LHU agrees to add, support more women’s sports
Three-year-old federal Title IX?lawsuit settled
WILLIAMSPORT – Lock Haven University has agreed to provide more opportunities for women to participate in sports.
It did so without admission of liability to settle a nearly three-year-old federal lawsuit that accused the university of violating the equal protection clause of Title IX.
The agreement filed Monday awaits the approval of U.S. Middle District Judge Matthew W. Brann who in a May opinion stated Lock Haven had not effectively accommodated female students’ athletic interests and abilities.
As part of the settlement, Lock Haven agrees to support, promote and recruit for women’s varsity tennis, wrestling and golf teams with the goal of adding 30 to 35 female athletes.
Tennis and wrestling teams already have been established. A search is underway for a golf coach so that team can begin play in the fall.
Under terms of the settlement, the university also agrees to:
— Maintain a Division I female field hockey team as long as men’s wrestling is kept at that level. There were plans to demote the field hockey team to Division II.
— Inform female students in collaboration with Student Auxiliary Services of the participation opportunities in club teams including the possibility of re-establish rugby.
— Afford electronic media opportunities to women’s varsity teams based on the same percentage of competitions as the men’s teams. Included would be weekly shows for the field hockey and wrestling coaches.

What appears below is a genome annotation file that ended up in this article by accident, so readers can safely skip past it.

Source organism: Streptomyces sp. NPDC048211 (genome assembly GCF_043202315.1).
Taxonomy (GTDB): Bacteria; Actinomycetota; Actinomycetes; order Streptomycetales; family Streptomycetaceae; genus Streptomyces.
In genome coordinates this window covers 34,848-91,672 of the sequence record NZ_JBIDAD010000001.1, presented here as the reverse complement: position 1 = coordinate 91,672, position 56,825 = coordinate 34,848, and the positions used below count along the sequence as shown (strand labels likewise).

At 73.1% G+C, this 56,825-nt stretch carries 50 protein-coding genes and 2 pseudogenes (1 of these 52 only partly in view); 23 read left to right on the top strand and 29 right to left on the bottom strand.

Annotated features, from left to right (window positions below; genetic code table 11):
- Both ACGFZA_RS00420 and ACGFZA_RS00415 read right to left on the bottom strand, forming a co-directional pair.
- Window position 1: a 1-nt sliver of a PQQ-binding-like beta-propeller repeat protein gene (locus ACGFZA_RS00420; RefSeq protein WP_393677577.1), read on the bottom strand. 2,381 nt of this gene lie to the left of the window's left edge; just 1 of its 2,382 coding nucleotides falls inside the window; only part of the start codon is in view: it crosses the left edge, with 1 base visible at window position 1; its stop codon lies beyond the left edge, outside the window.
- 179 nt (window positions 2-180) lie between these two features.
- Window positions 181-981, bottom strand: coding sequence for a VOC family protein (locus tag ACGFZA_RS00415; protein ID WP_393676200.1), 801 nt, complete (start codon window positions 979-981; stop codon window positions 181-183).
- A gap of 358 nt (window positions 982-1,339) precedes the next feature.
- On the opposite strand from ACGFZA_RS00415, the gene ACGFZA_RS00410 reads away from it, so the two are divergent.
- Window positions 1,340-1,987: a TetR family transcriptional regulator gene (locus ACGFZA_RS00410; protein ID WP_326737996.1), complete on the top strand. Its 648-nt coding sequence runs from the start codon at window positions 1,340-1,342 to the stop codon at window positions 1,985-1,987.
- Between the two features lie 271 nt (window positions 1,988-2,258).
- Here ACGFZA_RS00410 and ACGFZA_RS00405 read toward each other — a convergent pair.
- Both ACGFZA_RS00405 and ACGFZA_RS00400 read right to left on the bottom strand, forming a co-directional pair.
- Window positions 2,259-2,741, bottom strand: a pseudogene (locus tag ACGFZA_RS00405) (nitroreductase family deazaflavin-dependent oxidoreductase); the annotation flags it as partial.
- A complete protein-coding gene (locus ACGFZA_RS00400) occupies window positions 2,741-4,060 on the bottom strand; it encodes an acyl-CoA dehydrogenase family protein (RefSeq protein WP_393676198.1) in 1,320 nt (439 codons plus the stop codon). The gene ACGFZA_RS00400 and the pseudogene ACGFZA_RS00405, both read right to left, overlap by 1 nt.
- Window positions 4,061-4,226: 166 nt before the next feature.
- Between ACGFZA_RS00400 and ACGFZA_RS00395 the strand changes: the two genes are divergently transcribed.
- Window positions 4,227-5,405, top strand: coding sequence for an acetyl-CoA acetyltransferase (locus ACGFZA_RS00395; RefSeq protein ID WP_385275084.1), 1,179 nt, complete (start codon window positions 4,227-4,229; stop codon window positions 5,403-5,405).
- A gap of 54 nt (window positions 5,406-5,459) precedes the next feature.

— Provisions detailing use and upgrades of women’s varsity locker rooms and other facilities especially those used by the field hockey team.
The agreement acknowledges efforts by Lock Haven in 2018 and 2019 through scholarships and updated facilities to enhance opportunities for female athletes.
Brann in his May opinion pointed out no women’s teams had been added in the past 20 years although club teams repeatedly requested elevation to varsity status.
The commonwealth, on behalf of Lock Haven, will pay $350,000 to cover the legal fees incurred by the Women’s Law Project and the law firm of Steinbacher Goodall and Yurchak in litigating the case.
Eight female athletes filed suit in 2017 in an effort to prevent the university in a cost-cutting move from eliminating the women’s swim team and demoting field hockey from Division I to Division II.
An attempt to resolve the issues through mediation failed.
Lock Haven is pleased to have reached a settlement in this case, spokesperson Elizabeth Arnold said.
“The university is committed to expanding opportunities for our female student-athletes, continuing to grow our women’s athletic programs and supporting all our student-athletes throughout their time at The Haven,” she said.
Terry Fromson, an attorney with the Women’s Law Project in Philadelphia, declined comment saying she would wait until Brann approves it.
When the suit was filed she accused Lock Haven of treating its female athletes “like second-class citizens.”